Jul 18, 2016; Dallas, TX, USA; Big 12 commissioner Bob Bowlsby speaks to the media during the Big 12 Media Days at Omni Dallas Hotel. Mandatory Credit: Kevin Jairaj-USA TODAY Sports
The following is a futuristic account of what the landscape of College athletics will look like when the year hits 2024. Let’s gaze into the future.
October 20, 2024
Today, the Big 12 announced a landmark partnership with technology conglomerate Google, solidifying the once maligned Big 12 as the pioneer in the ever evolving world of college sports. This new five year, $5 billion dollar agreement makes the Big 12 the most financially sound conference in America and the envy of their traditional counterparts.
To fully understand how we got to this place, we have to rewind several years. Around the fall of 2017, television viewing habits reached a critical turning point around the world and especially in college sports. Hundreds of thousands of viewers were fleeing the once viable cable systems and networks by the month.
The proliferation of viewer specific apps and a la carte TV forced the dish and cable companies to reassess how they did business. The once profitable Big Ten and SEC networks were hardest hit in the sports world. Cable companies could no longer bundle their channel specific costs to all viewers. Instead they promoted sports packages as stand-a-lone additions, greatly reducing subscribers.
So, for example, Ruth Hicks in Millville, New Jersey no longer got charged $15 per year for watching the Big Ten Network that she never viewed. She only wanted to watch HGTV, Fox News and the Weather Channel and with the ability to buy a la carte TV, that’s all she had to pay for.
With the tens of millions of subscribers unbundling and not purchasing the sports networks, the Big Ten and SEC Networks hemorrhaged revenue needed to pay the members of their conferences. This forced the costs on the existing subscribers, angering many. The network bubble burst.
“To be honest, ESPN and FOX have all the good games anyway, why would I pay that kind of money to watch Rutgers and Purdue?” Todd Jones of New Glarus, Wisconsin said in the Fall of 2017.
The large conferences also were struck by the precipitous drop in attendance at football games.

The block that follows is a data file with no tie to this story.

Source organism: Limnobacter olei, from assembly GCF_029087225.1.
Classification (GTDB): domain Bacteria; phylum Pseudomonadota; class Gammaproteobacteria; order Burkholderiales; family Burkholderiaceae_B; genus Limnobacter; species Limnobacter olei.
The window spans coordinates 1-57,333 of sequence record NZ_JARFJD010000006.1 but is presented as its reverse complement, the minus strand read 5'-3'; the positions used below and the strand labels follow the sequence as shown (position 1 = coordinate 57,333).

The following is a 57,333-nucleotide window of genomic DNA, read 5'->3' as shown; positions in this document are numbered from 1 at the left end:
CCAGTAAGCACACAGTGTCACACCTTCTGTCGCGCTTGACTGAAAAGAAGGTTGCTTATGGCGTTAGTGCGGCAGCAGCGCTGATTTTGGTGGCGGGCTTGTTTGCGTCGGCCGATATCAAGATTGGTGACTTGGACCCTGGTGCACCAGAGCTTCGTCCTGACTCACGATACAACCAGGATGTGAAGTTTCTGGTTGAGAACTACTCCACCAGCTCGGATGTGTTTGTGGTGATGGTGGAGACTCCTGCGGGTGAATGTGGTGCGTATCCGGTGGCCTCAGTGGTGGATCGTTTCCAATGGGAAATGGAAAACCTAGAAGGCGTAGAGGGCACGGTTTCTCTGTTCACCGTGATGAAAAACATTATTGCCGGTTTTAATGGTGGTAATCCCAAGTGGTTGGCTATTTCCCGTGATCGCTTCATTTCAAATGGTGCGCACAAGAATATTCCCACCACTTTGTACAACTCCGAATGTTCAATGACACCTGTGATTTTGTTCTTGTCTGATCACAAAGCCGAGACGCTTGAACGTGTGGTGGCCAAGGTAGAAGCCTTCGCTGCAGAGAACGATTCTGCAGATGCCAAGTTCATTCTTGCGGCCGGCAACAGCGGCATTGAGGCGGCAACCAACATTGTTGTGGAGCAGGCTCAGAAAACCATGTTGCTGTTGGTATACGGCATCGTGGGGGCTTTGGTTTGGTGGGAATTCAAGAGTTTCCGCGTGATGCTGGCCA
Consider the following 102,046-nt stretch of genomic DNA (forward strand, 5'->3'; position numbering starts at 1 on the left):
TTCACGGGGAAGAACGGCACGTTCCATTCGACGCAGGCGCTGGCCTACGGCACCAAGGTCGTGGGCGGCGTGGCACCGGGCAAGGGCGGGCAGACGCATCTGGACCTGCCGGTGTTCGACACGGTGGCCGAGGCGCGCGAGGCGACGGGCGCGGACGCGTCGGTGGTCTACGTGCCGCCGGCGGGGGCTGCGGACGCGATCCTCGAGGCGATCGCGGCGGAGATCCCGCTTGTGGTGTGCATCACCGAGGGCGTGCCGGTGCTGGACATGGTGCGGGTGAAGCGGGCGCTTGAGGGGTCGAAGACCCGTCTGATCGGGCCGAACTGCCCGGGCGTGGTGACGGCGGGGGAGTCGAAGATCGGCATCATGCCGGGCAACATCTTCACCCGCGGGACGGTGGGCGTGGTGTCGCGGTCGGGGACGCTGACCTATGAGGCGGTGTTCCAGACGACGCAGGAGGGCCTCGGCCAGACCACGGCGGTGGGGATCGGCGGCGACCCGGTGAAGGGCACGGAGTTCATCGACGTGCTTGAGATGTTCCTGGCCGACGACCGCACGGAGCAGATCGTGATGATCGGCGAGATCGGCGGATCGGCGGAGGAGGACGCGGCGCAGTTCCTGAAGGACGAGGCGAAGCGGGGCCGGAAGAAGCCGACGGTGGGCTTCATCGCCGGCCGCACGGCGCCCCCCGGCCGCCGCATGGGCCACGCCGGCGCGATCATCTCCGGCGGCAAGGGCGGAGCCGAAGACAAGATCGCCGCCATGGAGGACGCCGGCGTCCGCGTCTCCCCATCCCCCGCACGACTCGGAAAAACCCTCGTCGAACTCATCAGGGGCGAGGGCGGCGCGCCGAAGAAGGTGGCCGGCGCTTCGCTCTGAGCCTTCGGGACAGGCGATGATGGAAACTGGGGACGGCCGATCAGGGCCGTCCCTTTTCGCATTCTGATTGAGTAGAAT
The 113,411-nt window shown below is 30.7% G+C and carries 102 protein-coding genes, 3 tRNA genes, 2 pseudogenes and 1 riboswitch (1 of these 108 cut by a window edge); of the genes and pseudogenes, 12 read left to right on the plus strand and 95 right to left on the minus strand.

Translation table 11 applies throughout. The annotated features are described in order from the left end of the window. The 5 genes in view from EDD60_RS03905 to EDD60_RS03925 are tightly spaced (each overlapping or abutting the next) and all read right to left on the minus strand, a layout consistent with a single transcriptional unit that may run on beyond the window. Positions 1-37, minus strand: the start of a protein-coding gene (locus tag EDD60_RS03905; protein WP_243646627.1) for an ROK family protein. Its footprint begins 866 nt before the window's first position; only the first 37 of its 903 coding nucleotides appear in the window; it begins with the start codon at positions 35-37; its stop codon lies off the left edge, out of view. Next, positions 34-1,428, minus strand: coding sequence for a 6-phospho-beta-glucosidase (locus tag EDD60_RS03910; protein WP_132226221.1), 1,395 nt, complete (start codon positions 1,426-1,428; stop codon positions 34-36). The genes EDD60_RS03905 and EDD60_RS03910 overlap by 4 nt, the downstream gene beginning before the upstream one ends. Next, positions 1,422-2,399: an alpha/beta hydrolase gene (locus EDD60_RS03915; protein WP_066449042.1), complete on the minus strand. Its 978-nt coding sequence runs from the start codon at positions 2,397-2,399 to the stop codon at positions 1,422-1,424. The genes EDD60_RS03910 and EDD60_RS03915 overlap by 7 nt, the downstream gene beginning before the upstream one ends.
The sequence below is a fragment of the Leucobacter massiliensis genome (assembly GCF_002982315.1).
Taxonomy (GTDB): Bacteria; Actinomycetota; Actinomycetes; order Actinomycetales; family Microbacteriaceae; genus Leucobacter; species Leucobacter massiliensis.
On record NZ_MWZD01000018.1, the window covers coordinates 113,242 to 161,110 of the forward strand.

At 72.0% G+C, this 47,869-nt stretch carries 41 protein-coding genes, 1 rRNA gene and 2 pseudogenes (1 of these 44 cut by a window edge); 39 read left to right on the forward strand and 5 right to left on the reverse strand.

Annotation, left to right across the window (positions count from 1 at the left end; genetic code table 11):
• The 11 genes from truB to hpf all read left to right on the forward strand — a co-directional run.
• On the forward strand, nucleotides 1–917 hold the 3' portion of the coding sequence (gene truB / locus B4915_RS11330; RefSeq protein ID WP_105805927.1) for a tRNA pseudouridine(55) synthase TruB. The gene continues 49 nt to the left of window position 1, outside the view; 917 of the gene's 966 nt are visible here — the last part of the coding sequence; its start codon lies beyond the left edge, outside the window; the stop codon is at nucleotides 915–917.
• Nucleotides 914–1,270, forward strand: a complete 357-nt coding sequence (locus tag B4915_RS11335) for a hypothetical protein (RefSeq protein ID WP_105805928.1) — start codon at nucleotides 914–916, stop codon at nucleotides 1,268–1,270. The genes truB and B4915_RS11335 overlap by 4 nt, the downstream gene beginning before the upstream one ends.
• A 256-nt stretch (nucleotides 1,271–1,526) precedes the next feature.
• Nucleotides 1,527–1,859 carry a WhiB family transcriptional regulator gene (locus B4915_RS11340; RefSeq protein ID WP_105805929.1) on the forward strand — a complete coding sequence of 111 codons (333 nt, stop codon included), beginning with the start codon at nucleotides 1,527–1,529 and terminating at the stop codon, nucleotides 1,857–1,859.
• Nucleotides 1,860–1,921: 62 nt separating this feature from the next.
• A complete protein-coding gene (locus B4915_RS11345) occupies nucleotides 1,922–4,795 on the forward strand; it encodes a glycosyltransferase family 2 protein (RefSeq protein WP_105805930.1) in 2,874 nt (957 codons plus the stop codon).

“I have only seen Ohio State come to Kinnick twice in the last 15 years, I’m tired of seeing Illinois and Northwestern instead. I never get to see the good players,” John Sissler of Traer, Iowa said in the Fall of 2021. “Plus, with the new technology out there, I can see things at home I can’t see at the stadium.”
The Big 12 was the earliest adopter of cutting edge technology that changed the way sports are consumed. In 2020, the Big 12 formed a partnership with Google and their virtual reality division.
“Our size and flexibility allowed us to negotiate a deal with Google that the other conferences couldn’t. Because each school owned some of their media and digital rights, unlike the other conferences, we were able to experiment and outfit our arenas and stadiums with virtual reality technology that changed the way young people viewed college sports,” Big 12 Commissioner Bob Bowlsby said.
Watching games on flat-screen TVs became as outdated as CD players. The younger generation craved immersive experiences that brought them closer to the action, right in their living room. Fans could fire up their virtual reality eye-wear and view the game in an unprecedented way. Advertisers flocked to the new venture and the Big 12 became the conference of the future. The 10 schools became premier destinations for recruits because the student-athletes wanted to be in the middle of the hip, new wave.
“Because we had the technology in place already with our individual third tier channels like Cyclones.tv or K-State.HD, we were the first adopters of this viewing experience. The older conferences and their networks were so concerned with dropping subscribers and completely bogged down in red-tape they weren’t flexible enough to adopt.” Bowlsby said.
The Big 12’s decision back in 2016 to remain sleek and efficient ended up paying huge dividends. Now the Big 12 is the most popular conference in the land and other conferences are scrambling to catch up.
“When the ACC signed that 20-year contract in 2016 with a TV network, they were essentially signing up to drive a gas powered Pontiac for two decades, while we here in the Big 12 have driverless and electric powered Teslas,” Bowlsby said.
“We couldn’t be happier. Thank goodness for the foresight to look ahead.”